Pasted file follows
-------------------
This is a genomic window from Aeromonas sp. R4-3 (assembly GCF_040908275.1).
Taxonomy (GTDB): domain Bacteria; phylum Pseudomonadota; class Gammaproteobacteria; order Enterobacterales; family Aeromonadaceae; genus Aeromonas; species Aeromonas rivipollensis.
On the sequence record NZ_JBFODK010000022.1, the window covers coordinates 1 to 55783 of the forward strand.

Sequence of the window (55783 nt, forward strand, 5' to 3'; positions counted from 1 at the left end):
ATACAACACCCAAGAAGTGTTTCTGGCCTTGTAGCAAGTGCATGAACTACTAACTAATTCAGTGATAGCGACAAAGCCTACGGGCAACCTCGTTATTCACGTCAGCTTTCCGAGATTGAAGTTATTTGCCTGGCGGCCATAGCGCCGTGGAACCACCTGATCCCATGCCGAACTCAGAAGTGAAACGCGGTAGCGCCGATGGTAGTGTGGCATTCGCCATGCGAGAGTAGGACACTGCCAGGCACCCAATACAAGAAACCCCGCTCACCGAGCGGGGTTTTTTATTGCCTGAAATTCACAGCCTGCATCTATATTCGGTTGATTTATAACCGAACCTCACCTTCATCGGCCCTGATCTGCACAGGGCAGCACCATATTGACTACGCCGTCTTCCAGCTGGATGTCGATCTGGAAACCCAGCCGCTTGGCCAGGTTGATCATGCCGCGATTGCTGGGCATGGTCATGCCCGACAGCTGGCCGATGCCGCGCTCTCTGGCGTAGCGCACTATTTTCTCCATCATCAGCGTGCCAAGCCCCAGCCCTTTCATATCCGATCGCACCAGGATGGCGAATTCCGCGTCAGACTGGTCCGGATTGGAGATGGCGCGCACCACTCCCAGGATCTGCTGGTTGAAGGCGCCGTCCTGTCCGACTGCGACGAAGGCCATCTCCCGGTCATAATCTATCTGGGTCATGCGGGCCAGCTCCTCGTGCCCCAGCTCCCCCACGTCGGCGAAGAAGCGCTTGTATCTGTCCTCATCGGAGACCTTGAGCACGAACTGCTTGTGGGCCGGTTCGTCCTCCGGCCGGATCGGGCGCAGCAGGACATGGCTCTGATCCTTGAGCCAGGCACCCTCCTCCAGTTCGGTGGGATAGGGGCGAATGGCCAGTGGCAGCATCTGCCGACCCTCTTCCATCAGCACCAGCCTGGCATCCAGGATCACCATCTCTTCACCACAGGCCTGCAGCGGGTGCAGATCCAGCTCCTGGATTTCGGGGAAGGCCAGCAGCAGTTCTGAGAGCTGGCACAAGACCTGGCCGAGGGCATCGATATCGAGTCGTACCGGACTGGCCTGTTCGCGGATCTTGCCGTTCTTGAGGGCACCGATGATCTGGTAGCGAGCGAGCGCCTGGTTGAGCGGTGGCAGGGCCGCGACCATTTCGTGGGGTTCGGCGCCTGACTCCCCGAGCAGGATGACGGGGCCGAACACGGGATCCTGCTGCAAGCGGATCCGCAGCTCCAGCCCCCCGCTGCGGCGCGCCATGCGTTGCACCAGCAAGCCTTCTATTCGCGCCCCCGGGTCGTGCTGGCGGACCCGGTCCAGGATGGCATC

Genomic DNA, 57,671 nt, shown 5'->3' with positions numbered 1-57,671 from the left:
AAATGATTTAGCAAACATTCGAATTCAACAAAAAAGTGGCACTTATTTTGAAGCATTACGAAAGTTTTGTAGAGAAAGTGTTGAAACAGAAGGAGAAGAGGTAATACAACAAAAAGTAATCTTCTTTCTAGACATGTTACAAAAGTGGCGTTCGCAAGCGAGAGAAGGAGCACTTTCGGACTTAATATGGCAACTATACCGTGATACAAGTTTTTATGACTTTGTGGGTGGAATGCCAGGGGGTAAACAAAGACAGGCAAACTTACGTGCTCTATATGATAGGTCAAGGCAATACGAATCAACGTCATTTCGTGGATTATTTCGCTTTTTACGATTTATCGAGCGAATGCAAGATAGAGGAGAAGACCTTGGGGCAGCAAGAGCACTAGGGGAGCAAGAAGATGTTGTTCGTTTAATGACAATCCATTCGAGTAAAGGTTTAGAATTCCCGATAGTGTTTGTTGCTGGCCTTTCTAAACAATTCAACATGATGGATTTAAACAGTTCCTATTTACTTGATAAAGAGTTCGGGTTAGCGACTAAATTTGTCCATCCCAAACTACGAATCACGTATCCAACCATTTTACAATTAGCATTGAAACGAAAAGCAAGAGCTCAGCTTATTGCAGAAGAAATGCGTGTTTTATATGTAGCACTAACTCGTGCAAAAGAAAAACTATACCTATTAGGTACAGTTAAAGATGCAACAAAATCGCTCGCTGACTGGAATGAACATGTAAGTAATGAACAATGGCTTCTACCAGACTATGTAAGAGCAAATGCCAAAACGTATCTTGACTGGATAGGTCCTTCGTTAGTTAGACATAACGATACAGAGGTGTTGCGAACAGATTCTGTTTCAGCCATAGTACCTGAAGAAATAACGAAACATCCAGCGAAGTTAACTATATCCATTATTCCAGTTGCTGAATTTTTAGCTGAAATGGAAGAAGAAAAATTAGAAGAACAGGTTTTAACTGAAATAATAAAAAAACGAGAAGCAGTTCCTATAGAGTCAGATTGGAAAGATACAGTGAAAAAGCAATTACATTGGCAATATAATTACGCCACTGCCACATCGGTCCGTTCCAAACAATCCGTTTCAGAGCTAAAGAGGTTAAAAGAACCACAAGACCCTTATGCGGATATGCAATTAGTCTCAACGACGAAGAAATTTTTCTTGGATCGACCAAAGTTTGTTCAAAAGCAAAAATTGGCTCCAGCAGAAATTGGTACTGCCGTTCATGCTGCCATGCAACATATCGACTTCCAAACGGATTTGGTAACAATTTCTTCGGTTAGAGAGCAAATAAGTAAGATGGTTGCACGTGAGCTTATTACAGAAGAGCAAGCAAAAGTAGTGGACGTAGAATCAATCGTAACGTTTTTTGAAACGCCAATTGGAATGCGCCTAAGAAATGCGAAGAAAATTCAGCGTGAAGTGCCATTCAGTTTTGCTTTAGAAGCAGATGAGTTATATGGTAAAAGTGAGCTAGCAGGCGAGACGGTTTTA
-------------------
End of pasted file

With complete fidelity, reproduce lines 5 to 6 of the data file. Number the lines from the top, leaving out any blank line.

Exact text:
ATACAACACCCAAGAAGTGTTTCTGGCCTTGTAGCAAGTGCATGAACTACTAACTAATTCAGTGATAGCGACAAAGCCTACGGGCAACCTCGTTATTCACGTCAGCTTTCCGAGATTGAAGTTATTTGCCTGGCGGCCATAGCGCCGTGGAACCACCTGATCCCATGCCGAACTCAGAAGTGAAACGCGGTAGCGCCGATGGTAGTGTGGCATTCGCCATGCGAGAGTAGGACACTGCCAGGCACCCAATACAAGAAACCCCGCTCACCGAGCGGGGTTTTTTATTGCCTGAAATTCACAGCCTGCATCTATATTCGGTTGATTTATAACCGAACCTCACCTTCATCGGCCCTGATCTGCACAGGGCAGCACCATATTGACTACGCCGTCTTCCAGCTGGATGTCGATCTGGAAACCCAGCCGCTTGGCCAGGTTGATCATGCCGCGATTGCTGGGCATGGTCATGCCCGACAGCTGGCCGATGCCGCGCTCTCTGGCGTAGCGCACTATTTTCTCCATCATCAGCGTGCCAAGCCCCAGCCCTTTCATATCCGATCGCACCAGGATGGCGAATTCCGCGTCAGACTGGTCCGGATTGGAGATGGCGCGCACCACTCCCAGGATCTGCTGGTTGAAGGCGCCGTCCTGTCCGACTGCGACGAAGGCCATCTCCCGGTCATAATCTATCTGGGTCATGCGGGCCAGCTCCTCGTGCCCCAGCTCCCCCACGTCGGCGAAGAAGCGCTTGTATCTGTCCTCATCGGAGACCTTGAGCACGAACTGCTTGTGGGCCGGTTCGTCCTCCGGCCGGATCGGGCGCAGCAGGACATGGCTCTGATCCTTGAGCCAGGCACCCTCCTCCAGTTCGGTGGGATAGGGGCGAATGGCCAGTGGCAGCATCTGCCGACCCTCTTCCATCAGCACCAGCCTGGCATCCAGGATCACCATCTCTTCACCACAGGCCTGCAGCGGGTGCAGATCCAGCTCCTGGATTTCGGGGAAGGCCAGCAGCAGTTCTGAGAGCTGGCACAAGACCTGGCCGAGGGCATCGATATCGAGTCGTACCGGACTGGCCTGTTCGCGGATCTTGCCGTTCTTGAGGGCACCGATGATCTGGTAGCGAGCGAGCGCCTGGTTGAGCGGTGGCAGGGCCGCGACCATTTCGTGGGGTTCGGCGCCTGACTCCCCGAGCAGGATGACGGGGCCGAACACGGGATCCTGCTGCAAGCGGATCCGCAGCTCCAGCCCCCCGCTGCGGCGCGCCATGCGTTGCACCAGCAAGCCTTCTATTCGCGCCCCCGGGTCGTGCTGGCGGACCCGGTCCAGGATGGCATC

Genomic DNA, 57,671 nt, shown 5'->3' with positions numbered 1-57,671 from the left: